The proportions are consistent with those

stated in Lysippos canon.

Michelangelo spoke of the sculpture being

in the stone and that the task of the

artist was to release it.

In the Apoxymenos we see Lysippos

moving the sculpted figure into the viewers

space. Another innovation in the sculptors

work is the introductions, as can be seen

here, of a spiraling or twisting affect in

his compositions.

Lysippos’ Hercules at Rest , is found

at the Archeological Museum in Naples,

Italy. The museum is one of the great

repositories of Classical (Greek and

Roman) art. It and the great

Capodimonte Museum make a trip to

Naples very rewarding . . . then have

a pizza. Naples is the birth place of the


The emotion captured by Lysippos in

this sculpture is astonishing. Through

the formal devices used by artists to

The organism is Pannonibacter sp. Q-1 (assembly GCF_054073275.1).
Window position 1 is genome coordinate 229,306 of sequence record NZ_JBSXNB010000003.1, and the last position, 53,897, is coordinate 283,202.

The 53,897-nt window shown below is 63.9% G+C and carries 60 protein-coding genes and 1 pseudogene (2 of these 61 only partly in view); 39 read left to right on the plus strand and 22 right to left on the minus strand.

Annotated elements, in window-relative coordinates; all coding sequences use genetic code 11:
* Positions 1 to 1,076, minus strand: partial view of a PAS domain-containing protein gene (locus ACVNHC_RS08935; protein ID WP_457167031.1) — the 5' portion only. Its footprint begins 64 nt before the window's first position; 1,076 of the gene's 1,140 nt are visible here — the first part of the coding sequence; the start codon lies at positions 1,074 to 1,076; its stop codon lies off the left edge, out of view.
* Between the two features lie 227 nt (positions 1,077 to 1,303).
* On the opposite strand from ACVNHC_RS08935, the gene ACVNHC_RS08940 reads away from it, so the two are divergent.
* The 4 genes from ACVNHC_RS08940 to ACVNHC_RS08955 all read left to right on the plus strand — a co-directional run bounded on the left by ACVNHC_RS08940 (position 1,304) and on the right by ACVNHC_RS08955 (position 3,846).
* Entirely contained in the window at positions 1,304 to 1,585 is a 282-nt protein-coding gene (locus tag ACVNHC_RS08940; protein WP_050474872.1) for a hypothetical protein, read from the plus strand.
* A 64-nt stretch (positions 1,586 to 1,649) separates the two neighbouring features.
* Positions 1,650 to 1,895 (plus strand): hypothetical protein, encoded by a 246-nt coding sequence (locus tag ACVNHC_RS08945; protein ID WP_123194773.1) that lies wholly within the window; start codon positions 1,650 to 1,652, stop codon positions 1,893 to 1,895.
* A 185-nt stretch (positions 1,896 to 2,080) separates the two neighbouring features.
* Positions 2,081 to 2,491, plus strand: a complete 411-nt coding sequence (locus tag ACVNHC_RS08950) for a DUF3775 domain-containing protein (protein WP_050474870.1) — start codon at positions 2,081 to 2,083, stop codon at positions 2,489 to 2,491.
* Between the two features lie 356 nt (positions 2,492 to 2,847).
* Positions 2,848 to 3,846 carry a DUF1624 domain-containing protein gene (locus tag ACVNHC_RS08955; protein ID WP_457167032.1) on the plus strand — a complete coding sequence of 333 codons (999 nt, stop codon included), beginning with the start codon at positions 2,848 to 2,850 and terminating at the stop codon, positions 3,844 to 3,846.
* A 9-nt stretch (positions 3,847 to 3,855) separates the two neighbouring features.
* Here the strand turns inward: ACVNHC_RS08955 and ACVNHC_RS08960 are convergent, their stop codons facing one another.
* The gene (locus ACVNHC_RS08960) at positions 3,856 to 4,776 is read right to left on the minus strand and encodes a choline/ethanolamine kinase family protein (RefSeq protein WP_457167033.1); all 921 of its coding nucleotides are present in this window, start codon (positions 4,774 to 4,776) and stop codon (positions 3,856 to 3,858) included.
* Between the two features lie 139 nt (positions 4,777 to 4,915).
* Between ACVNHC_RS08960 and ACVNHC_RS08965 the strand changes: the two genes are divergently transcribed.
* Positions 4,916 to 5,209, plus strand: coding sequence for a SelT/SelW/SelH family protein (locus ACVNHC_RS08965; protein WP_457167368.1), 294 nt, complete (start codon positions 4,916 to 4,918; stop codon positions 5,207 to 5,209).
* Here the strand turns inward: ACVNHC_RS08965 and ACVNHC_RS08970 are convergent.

communicate Lysippos captures the

exhaustion of this Classical giant.

Hercules at Rest

ca. 320 BCE

Hellenistic323 – 31 BCEThe Hellenistic Period begins with the death of Alexander the Great and ends with the defeat of Mark Anthony and Cleopatra at Actium.In the art of the period we see an expansion of subject matter from the young through the old. The figures are no longer idealized butare more naturalistic. Complex dramas also emerge in this period.In the Hellenistic Period Athens becomes less influential and power shifts to the cosmopolitan cities of the East.

Comparing these two sculptures is

very interesting. The Dying Warrior

is a product of the Archaic Period,

the piece by Epigonos is an example

of what is often called the Hellenistic

Baroque style. The Dying Gaul shows

the intense drama that characterizes

many Hellenistic sculptures. The pose